“The thing to do with the Tammany tiger is to cut off his tail close behind his ears and send the head to Wantage for interment.”
In introducing Mr. Schurz, Chairman Putnam eulogized his career as a soldier, a statesman, and public-spirited citizen.
Mr. Schurz's speech in full follows:
“This is the most extraordinary campaign I ever witnessed; a struggle for good municipal government, in which we have to choose between two candidates for the Mayoralty who, both honorable men, profess to aim at the same ideals of municipal administration. I may add that they are both my personal friends, and that, if there be any difference between them, the candidate I oppose is, as a friend, perhaps somewhat nearer to me than the candidate I support.
“To oppose Mr. Shepard is one of the most painful public duties I have ever had to perform. I know his principles, his motives, his aims; and, knowing them, I value him very highly. I must confess it grates upon my feelings when I hear him spoken of with a slur. I have to oppose him because he has placed himself in an unnatural position, in which, in spite of his good intentions, he is apt to do more harm than good. But I wish it distinctly understood that in discussing his course I may question his judgment without intending any reflection whatever upon the integrity of his character or the purity of his motives.
“The first fact that, in our efforts for good government, stares us in the face is the existence of an organization — Tammany Hall — whose very purpose it is to give the city the worst government it dares, to the end of making money out of it. And this organization has been for years, and is now, in full possession of the municipal power. To describe its character, I cannot do better than quote Mr. Shepard's own language, uttered in a Seth Low mass-meeting, in the municipal campaign of 1897. He said: ‘The most burning and disgraceful blot upon the municipal history of this country is the career of Tammany Hall. * * * The bossism, prostitution of power; a more tyrannical and mean treatment of citizens who were too poor and ignorant to protect themselves, a worse treatment of a great city, we have never known to disgrace us with ourselves, to disgrace us throughout the United States, to disgrace us in the eyes of the civilized world.’ Thus spoke the righteous wrath of an honest soul. I might quote a great deal more, but this will do. And he takes nothing back.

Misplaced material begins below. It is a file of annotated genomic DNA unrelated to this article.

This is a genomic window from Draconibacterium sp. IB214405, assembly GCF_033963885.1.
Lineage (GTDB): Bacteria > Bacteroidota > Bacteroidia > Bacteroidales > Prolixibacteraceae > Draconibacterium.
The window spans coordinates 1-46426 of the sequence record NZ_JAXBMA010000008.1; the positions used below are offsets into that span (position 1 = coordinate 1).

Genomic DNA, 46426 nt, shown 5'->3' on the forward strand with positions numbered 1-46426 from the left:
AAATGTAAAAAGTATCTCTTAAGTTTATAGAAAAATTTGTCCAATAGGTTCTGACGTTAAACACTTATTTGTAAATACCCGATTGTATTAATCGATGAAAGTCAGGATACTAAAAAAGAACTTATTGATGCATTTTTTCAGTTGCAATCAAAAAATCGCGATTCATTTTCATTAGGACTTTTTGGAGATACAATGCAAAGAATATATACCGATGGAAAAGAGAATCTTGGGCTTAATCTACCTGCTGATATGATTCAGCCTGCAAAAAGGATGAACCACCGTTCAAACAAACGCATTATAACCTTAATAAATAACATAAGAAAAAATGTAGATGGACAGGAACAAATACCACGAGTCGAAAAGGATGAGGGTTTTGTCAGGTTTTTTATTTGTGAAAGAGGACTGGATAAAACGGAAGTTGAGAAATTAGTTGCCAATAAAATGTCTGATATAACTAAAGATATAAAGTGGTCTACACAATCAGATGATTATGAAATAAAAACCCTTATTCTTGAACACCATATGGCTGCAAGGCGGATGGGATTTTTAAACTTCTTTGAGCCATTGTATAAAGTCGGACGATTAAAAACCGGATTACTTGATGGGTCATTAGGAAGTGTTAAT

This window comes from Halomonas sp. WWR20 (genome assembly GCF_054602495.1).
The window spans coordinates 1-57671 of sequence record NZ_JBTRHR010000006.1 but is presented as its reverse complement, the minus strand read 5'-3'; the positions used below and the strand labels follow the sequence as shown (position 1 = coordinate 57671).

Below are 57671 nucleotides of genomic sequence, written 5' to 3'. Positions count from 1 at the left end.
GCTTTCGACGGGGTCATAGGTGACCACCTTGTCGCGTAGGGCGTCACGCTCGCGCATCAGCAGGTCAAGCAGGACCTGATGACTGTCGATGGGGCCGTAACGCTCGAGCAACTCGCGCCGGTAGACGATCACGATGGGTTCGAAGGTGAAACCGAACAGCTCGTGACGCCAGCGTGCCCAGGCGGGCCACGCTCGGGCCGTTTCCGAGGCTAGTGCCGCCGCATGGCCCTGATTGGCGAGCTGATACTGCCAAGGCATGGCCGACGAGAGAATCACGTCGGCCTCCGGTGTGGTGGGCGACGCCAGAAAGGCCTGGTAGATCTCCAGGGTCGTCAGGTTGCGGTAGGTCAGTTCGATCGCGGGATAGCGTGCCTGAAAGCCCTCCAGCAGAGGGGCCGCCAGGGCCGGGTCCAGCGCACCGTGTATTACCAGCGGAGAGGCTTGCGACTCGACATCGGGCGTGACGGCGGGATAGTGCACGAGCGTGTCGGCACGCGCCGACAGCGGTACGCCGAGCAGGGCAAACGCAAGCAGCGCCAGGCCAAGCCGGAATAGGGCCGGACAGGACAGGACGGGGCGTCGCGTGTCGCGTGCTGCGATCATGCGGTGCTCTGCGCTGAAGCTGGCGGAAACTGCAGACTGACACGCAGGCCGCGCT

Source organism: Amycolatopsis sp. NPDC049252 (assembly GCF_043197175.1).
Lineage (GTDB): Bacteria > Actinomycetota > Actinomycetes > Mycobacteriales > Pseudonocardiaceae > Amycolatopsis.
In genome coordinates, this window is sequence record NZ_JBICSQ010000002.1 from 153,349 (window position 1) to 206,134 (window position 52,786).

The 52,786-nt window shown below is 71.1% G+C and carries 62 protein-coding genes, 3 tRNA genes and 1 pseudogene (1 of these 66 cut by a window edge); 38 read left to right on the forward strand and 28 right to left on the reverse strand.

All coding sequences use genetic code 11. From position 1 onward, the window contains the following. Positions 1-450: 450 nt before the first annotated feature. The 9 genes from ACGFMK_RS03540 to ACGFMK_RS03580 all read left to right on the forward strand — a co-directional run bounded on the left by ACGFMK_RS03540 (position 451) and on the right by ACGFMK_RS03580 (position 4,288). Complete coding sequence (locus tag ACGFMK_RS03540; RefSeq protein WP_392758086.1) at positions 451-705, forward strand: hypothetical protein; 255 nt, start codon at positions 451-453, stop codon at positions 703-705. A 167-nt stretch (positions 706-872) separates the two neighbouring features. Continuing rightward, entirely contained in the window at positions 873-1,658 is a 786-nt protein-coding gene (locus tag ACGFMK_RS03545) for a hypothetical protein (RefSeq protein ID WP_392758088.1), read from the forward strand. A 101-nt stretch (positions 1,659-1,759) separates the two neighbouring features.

“That Tammany has not improved since, we all know. On the contrary, it grows worse with age, as all such powerful organizations for plunder do. In fact, its latest performances in city government that have been exposed rather exceed its former ones in nastiness. Now, Tammany being intrenched in power in more senses than one, our efforts for a change in the right direction cannot be confined to a mere elaboration of sound principles of municipal government and their advocacy for popular acceptance. Here we have to deal with a concrete, substantial force which must be overthrown to clear the way for reform.
“The overthrow of the Tammany power is not a mere secondary object of our fight, but it is the condition sine qua non, the essential, imperative prerequisite of general and lasting improvement in our city government. Recognizing this obvious truth the friends of reform have accentuated the anti-Tammany character of the struggle with especial emphasis, and rightly so. Efforts to overthrow Tammany have been made before by rallying all its opponents without distinction of party, and Mr. Shepard aided them with great vigor. Such efforts, always difficult of accomplishment, have sometimes failed because distracting party spirit among the opponents could not be overcome, and sometimes they became more or less abortive in their results by reason of faulty management.
“We are engaged in such an effort again. That effort, stimulated by the exposure of Tammany villainies of an extraordinary character, has brought about a union of the anti-Tammany forces so general, and inspired them with a determination so militant, that even the defiant spirit of the Tammany boss began to quail. The ingenuity of Tammany and its Brooklyn allies was sorely taxed to find a means for averting the storm, and that means was believed to be found in the nomination for the Mayoralty of a man of eminent respectability, a man who had gained distinctive standing as a fiery opponent of Tammany and a champion of reform. Thus Mr. Shepard was nominated.